Because the Court finds that Plaintiffs have failed to adequately state a claim for failure to render medical care, it does not reach the Individual Defendants' arguments that, in the alternative, they are protected by qualified immunity.
4. Plaintiffs' State Law Claims (Counts VI, VII, and VIII)
Plaintiffs' complaint includes state law claims for negligence (Count VI), wrongful death (Count VII), and a survival action (Count VIII). As a threshold inquiry, the Court must determine whether Defendants have immunity from state tort claims.
Under Pennsylvania law, the Pennsylvania Political Subdivision Tort Claims Act ("PSTCA"), 42 Pa. C.S.A. § 8541, et seq., grants municipalities, municipal agencies, and municipal officers acting in an official capacity immunity from liability for all state law tort claims, unless the suit falls within one of nine enumerated exceptions. Specifically, the relevant provision states that "no local agency shall be liable for any damages on account of any injury to a person or property caused by any act of the local agency or an employee thereof or any other person." See 42 Pa. C.S.A. § 8541. The enumerated exceptions to the PSTCA are: (1) vehicle liability; (2) care, custody, control of personal property; (3) real property; (4) trees, traffic controls and street lighting; (5) utility service facilities; (6) streets; (7) sidewalks; (8) care, custody or control of animals; and (9) sexual abuse. See 42 Pa. C.S.A. § 8542. These exceptions are strictly construed and narrowly interpreted. See Granchi v. Borough of N. Braddock, 810 A.2d 747, 749 (Pa. Commw. Ct. 2002) (citing Jones v. Southeastern Pa. Transp. Auth., 772 A.2d 435, 440 (Pa. 2001)). It is clear from the allegations in the complaint that none of the enumerated exceptions apply in this case.
Plaintiffs argue that their state law claims can be sustained because employee immunity does not extend to acts that are judicially determined to be crimes, actual fraud, actual malice, or willful misconduct. (Doc. No. 35 at 13) (citing 42 Pa. C.S.A. § 8550). However, once again, the Court notes that Plaintiffs have not pled facts to support an inference of actual malice or willful misconduct. Plaintiffs have merely averred in a conclusory manner that Defendants' acts were "malicious and sadistic" and that Defendants acted "unlawfully, wantonly, unreasonably, maliciously, unnecessarily and/or with deliberate and reckless indifference to the health and welfare of the Decedent." (Doc No. 1 ¶¶ 20, 100, 105.) Such statements are not entitled to the assumption of truth when unsupported by factual allegations. See Santiago, 629 F.3d at 130. Accordingly, the Court finds that Plaintiffs' complaint contains insufficient factual matter for the Court to determine that an exception to the employee immunity provision of the PSTCA applies to Plaintiffs' state law claims against the Individual Defendants and will dismiss these claims.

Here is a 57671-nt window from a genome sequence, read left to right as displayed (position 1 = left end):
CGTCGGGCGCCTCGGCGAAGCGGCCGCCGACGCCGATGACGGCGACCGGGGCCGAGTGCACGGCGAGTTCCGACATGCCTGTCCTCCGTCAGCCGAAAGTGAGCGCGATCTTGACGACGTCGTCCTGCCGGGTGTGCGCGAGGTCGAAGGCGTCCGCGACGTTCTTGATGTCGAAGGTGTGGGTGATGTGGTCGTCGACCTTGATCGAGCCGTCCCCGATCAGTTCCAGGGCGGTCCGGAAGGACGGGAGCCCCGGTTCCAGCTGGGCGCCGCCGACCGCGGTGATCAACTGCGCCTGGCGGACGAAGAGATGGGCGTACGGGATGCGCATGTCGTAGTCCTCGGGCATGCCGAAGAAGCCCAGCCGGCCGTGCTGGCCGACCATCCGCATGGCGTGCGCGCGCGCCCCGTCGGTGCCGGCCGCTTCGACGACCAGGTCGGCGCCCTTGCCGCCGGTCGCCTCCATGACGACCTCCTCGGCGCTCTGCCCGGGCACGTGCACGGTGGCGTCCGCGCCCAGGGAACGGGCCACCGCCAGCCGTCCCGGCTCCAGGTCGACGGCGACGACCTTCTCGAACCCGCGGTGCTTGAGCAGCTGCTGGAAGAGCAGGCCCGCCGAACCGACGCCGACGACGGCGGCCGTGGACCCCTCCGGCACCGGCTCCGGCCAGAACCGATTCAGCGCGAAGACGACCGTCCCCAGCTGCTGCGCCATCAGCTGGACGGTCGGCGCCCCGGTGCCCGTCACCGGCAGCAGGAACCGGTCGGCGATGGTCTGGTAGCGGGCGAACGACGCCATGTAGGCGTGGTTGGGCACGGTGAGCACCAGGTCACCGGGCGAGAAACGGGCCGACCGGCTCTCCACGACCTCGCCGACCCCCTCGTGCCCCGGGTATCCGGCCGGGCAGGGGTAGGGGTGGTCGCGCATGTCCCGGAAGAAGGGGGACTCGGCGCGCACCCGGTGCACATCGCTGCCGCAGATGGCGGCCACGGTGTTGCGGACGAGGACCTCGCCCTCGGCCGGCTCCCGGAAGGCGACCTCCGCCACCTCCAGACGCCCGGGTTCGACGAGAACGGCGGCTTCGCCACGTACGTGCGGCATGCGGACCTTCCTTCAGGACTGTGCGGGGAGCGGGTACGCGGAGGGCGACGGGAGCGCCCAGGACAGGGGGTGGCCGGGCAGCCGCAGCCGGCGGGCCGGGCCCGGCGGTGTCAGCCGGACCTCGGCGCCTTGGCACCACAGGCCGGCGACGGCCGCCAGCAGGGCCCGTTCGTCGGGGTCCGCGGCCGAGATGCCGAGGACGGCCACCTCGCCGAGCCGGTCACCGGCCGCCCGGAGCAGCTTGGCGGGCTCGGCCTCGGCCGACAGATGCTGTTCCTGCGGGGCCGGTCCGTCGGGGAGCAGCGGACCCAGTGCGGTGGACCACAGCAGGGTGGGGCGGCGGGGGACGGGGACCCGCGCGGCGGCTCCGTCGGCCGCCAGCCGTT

See also (Doc. No. 36 at 14; Doc. No. 47 at 21.)
However, in light of the fact that the employee immunity exception exists, and acknowledging that the Court cannot determine at this time that Plaintiffs could not plead facts to support a finding of actual malice or willful misconduct, the dismissal of Plaintiffs' state law claims as to the Individual Defendants will be without prejudice to Plaintiffs' right to file an amended complaint addressing the deficiencies identified herein.
B. Plaintiffs' Claims Against the Government Defendants (Counts III, IV, V, VI-VIII)
Plaintiffs similarly assert Monell claims against Defendant County for failure to train and failure to render medical care (Counts III and V). However, Defendant County's motion to dismiss is styled as a partial motion to dismiss and only affirmatively seeks dismissal of Plaintiffs' state law claims. (Doc. No. 37.) Accordingly, the Court will address the sufficiency of Plaintiffs' Monell claims exclusively as to Defendant City.
a. Applicable Legal Standard
Count IV of Plaintiffs' complaint asserts a claim against Defendant City for failure to properly train, supervise, control or discipline the Individual Defendants. (Doc. No. 1.) Count V of Plaintiffs' complaint asserts a claim for failure to render medical care against all Defendants. (Id.) In Monell v. N.Y.C. Dep't of Soc. Servs., 436 U.S. 658 (1978), the Supreme Court established that municipalities can be held liable for constitutional violations under 42 U.S.C. § 1983. See id. at 690. However, municipal liability is limited to those actions for which the municipality itself is actually responsible. See Pembaur v. Cincinnati, 475 U.S. 469, 479 (1986). Specifically, liability attaches when "execution of a government's policy or custom, whether made by its lawmakers or by those whose edicts or acts may fairly be said to represent official policy, inflicts the injury." See Monell, 436 U.S. at 694. That is, a municipality is subject to Section 1983 liability to the extent it maintained an unconstitutional custom or policy that caused the constitutional violations alleged by the claimant, but is not liable for injuries on the sole basis that they were inflicted by its employees. See id.